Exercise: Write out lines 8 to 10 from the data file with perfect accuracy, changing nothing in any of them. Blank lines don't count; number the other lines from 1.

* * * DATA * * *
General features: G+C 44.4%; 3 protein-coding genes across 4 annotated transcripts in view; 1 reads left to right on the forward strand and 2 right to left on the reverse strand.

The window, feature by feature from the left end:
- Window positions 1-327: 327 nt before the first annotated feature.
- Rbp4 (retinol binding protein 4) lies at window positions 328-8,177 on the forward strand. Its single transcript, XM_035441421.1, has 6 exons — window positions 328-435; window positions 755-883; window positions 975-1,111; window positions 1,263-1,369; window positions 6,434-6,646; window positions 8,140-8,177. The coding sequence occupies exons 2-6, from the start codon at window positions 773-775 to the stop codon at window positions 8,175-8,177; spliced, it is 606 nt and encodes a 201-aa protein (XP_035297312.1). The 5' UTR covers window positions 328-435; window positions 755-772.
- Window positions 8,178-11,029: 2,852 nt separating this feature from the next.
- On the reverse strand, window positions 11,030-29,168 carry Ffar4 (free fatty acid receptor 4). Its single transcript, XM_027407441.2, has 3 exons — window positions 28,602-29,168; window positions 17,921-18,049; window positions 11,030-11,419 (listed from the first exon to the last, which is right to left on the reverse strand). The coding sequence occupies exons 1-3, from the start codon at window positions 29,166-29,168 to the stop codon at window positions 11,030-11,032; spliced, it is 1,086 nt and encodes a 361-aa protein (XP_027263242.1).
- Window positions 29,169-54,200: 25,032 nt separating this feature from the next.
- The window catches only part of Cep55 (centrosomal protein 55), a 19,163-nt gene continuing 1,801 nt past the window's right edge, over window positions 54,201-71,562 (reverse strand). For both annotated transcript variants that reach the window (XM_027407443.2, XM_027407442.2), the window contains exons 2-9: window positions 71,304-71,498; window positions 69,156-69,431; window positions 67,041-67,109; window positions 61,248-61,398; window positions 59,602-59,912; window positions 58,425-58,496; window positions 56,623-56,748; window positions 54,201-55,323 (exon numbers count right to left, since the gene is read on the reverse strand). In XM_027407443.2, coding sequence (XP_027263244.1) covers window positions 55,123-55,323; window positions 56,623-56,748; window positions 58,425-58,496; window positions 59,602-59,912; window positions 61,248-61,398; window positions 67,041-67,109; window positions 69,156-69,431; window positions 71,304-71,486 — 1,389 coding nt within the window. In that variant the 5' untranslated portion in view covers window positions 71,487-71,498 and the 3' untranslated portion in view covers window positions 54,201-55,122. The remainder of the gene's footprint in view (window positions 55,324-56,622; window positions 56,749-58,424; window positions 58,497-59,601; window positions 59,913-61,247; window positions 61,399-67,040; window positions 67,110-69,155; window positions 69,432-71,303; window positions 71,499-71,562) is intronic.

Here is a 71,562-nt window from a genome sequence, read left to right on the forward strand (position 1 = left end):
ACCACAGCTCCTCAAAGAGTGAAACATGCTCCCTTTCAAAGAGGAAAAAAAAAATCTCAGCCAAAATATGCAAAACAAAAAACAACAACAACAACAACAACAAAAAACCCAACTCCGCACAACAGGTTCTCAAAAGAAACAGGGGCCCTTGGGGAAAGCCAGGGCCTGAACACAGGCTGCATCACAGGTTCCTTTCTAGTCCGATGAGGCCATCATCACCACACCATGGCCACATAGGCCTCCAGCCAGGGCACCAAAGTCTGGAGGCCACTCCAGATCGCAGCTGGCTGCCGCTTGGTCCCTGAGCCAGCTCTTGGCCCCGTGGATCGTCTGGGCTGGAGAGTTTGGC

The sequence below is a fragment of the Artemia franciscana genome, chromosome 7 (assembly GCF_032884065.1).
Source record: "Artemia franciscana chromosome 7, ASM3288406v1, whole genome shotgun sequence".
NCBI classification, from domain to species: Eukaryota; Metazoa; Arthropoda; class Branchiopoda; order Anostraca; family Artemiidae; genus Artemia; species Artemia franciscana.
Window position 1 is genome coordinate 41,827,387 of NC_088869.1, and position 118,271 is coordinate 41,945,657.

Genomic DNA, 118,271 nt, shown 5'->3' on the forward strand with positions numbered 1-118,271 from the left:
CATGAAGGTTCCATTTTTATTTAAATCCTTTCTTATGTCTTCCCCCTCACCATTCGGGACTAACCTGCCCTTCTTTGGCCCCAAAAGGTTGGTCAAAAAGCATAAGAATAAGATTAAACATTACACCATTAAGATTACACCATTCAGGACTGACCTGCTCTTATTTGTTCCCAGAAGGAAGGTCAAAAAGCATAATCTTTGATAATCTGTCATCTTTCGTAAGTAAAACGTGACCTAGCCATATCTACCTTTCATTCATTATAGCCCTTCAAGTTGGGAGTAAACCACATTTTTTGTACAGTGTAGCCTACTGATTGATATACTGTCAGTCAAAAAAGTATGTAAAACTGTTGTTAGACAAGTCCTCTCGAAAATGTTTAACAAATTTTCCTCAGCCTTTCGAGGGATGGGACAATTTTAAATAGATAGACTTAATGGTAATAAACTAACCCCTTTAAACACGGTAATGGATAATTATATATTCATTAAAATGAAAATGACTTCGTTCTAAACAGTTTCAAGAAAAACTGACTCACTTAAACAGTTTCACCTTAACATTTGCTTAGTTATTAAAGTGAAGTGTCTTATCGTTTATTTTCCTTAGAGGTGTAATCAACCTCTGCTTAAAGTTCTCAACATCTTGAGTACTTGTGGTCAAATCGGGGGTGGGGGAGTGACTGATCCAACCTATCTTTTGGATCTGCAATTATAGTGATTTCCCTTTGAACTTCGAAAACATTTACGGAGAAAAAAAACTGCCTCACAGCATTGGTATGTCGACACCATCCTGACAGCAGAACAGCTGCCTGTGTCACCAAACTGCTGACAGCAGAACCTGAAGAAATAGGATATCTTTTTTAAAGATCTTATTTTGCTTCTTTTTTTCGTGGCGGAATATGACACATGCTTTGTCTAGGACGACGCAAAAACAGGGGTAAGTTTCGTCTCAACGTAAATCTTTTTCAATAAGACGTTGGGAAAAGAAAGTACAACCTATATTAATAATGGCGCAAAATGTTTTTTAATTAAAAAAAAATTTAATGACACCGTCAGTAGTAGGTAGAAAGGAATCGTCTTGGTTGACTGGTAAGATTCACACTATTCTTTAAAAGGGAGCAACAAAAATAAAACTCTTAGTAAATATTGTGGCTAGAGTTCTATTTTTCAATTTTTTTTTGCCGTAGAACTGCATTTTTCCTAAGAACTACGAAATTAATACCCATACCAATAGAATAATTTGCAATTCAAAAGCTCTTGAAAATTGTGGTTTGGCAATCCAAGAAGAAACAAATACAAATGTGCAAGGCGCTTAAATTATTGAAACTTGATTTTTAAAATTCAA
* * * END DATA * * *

- The window catches only part of Cep55 (centrosomal protein 55), a 19,163-nt gene continuing 1,801 nt past the window's right edge, over window positions 54,201-71,562 (reverse strand). For both annotated transcript variants that reach the window (XM_027407443.2, XM_027407442.2), the window contains exons 2-9: window positions 71,304-71,498; window positions 69,156-69,431; window positions 67,041-67,109; window positions 61,248-61,398; window positions 59,602-59,912; window positions 58,425-58,496; window positions 56,623-56,748; window positions 54,201-55,323 (exon numbers count right to left, since the gene is read on the reverse strand). In XM_027407443.2, coding sequence (XP_027263244.1) covers window positions 55,123-55,323; window positions 56,623-56,748; window positions 58,425-58,496; window positions 59,602-59,912; window positions 61,248-61,398; window positions 67,041-67,109; window positions 69,156-69,431; window positions 71,304-71,486 — 1,389 coding nt within the window. In that variant the 5' untranslated portion in view covers window positions 71,487-71,498 and the 3' untranslated portion in view covers window positions 54,201-55,122. The remainder of the gene's footprint in view (window positions 55,324-56,622; window positions 56,749-58,424; window positions 58,497-59,601; window positions 59,913-61,247; window positions 61,399-67,040; window positions 67,110-69,155; window positions 69,432-71,303; window positions 71,499-71,562) is intronic.

Here is a 71,562-nt window from a genome sequence, read left to right on the forward strand (position 1 = left end):
ACCACAGCTCCTCAAAGAGTGAAACATGCTCCCTTTCAAAGAGGAAAAAAAAAATCTCAGCCAAAATATGCAAAACAAAAAACAACAACAACAACAACAACAAAAAACCCAACTCCGCACAACAGGTTCTCAAAAGAAACAGGGGCCCTTGGGGAAAGCCAGGGCCTGAACACAGGCTGCATCACAGGTTCCTTTCTAGTCCGATGAGGCCATCATCACCACACCATGGCCACATAGGCCTCCAGCCAGGGCACCAAAGTCTGGAGGCCACTCCAGATCGCAGCTGGCTGCCGCTTGGTCCCTGAGCCAGCTCTTGGCCCCGTGGATCGTCTGGGCTGGAGAGTTTGGC